5 Ways to Fix Your Social and Content Marketing Problems
When I spelled out the failures of social media and content marketing in the first part of this post, the purpose of all this gloomy background data was not to be discouraging, but rather to make the case for a fresh - five-part approach - one that brings social and content together into a strategically sound powerhouse.
1. Develop Content Campaigns
Recognizing that most branded content, regardless of the channel, comes in the form of one-offs replicating "death by a thousand paper cuts," marketers need to "campaignify" their content. These campaigns will allow brands to focus on one meaningful theme at a time--themes that are relevant to the target and can be reinforced across multiple channels including events, research, PR, email, social and even advertising. Treating content as a campaign increases its potency, turning droplets into tidal waves as numerous marketers, including Dun & Bradstreet, can attest.
2. Create Memorable Content
With millions of pieces of branded content burping out daily, prospects and customers are drowning in the drivel. The somewhat obvious solution here is for marketers to create content that is "memorable" rather than passable. At a minimum, consider applying the Shaq rule for content (60% entertaining, 30% inspirational and 10% selling) that the former NBA star uses to drive his highly successful approach to social communications, an approach that contributes mightily to the bottom line of his sizeable business enterprise.
3. Focus on Quality Outcomes
The first step here is to reduce the emphasis on growing one's "social footprint", which is often the result of a promotion that attracts virtually useless fans. Instead, marketers need to concentrate on quality outcomes that align with overall business objectives. For example, if generating quality leads is a priority, then focus on action metrics including clicks, SEO rank, and names captured. If awareness is a goal, then concentrate on reach-driving shares. AND if the content you are putting out isn't driving any these metrics, then go back to steps 1 and 2.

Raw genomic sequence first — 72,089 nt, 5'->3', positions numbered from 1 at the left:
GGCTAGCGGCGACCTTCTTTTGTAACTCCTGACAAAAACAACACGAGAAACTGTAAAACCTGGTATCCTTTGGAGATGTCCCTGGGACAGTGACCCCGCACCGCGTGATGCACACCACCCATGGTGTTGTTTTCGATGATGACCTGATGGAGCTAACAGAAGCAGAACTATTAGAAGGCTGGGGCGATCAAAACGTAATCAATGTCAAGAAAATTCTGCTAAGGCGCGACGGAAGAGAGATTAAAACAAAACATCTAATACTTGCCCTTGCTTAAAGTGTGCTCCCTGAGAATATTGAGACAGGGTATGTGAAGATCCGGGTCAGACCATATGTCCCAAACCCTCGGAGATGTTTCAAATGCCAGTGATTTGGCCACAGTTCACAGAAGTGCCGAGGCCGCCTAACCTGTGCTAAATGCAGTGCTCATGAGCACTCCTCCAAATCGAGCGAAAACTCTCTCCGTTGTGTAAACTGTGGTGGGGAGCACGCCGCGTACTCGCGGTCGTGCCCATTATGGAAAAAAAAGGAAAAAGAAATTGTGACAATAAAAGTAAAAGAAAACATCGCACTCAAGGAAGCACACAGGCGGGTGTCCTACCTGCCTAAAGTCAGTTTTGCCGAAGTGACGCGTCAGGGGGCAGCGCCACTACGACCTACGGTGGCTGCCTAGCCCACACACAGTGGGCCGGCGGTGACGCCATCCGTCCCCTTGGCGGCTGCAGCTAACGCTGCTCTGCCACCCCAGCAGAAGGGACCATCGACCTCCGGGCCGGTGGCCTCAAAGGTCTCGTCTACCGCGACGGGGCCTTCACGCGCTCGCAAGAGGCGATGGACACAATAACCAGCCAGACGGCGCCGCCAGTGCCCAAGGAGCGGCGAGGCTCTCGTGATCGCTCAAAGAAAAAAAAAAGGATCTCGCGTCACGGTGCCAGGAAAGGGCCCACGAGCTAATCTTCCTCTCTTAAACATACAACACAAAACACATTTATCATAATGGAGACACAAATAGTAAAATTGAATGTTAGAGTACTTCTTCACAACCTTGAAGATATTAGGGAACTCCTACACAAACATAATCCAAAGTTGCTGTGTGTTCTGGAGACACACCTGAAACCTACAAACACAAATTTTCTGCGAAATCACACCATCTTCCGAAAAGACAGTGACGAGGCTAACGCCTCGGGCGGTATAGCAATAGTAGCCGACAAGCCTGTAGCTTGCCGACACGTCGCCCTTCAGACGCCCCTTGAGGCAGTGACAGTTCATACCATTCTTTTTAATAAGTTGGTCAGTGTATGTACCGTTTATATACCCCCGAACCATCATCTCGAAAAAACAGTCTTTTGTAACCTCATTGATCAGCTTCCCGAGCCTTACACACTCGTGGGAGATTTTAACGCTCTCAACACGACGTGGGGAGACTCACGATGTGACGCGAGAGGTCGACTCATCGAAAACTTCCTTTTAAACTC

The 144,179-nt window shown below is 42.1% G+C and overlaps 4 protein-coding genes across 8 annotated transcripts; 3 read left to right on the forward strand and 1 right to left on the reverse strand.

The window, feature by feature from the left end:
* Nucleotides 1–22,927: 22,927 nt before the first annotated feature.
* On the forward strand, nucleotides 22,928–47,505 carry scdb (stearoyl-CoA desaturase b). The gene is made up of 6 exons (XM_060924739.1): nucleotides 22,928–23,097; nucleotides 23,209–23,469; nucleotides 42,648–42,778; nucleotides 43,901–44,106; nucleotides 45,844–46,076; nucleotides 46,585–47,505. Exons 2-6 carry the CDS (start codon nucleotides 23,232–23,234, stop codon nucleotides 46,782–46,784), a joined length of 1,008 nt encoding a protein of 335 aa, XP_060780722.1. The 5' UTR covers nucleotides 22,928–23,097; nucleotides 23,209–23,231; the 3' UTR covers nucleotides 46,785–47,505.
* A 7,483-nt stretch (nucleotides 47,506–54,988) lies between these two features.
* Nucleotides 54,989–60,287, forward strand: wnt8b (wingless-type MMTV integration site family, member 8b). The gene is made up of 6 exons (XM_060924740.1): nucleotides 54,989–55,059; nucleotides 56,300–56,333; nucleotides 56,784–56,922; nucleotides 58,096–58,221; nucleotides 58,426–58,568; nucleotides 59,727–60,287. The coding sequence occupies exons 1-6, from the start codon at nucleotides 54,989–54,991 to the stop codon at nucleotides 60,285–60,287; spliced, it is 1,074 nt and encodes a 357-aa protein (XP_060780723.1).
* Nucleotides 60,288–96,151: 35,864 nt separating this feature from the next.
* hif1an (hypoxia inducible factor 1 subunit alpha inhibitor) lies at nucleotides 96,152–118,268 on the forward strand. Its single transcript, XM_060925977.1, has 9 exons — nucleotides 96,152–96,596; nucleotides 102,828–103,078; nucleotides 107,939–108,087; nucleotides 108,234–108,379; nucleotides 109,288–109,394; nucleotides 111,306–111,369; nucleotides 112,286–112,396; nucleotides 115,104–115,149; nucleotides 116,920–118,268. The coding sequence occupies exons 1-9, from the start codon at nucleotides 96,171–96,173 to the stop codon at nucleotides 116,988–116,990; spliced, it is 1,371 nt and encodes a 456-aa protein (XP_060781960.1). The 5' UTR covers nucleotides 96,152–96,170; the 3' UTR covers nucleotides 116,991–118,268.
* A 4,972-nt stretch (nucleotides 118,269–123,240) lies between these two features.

4. Test More and Adjust Your Content Accordingly
At the risk of being "Captain Obvious," marketers can often solve the problem of ignored content by testing their way to success. Every day, your fans tell you what content they've enjoyed based on the actions they take with it--content that is easily categorized into buckets like culture, events, product, service, etc. By examining the performance of content by bucket, you'll quickly learn that 35-70% of your content is simply irrelevant to your target. Further testing can be done to refine headlines, formats (text, images, videos), and even by adjusting the time of day. Even remarkably engaging content can be improved by constant testing-just ask BuzzFeed).
5. Just Add Media
For too long, marketers have expected social media and content marketing to have an "organic" impact only to be disappointed when their efforts didn't move the needle. Like it or not, the answer here is to banish the word "organic" along with its evil compatriot "viral," to the Hall of Unreliability. To create reliably effective campaigns, brands should bolster content creation with some form of guaranteed exposure, either paid and/or through the crescendo of PR, events, email and/or website exposure. In sum, marketers need to put the media back in social media and the marketing back into content marketing.
If you missed Part 1 of this article, you can read it here.
image: content marketing/shutterstock
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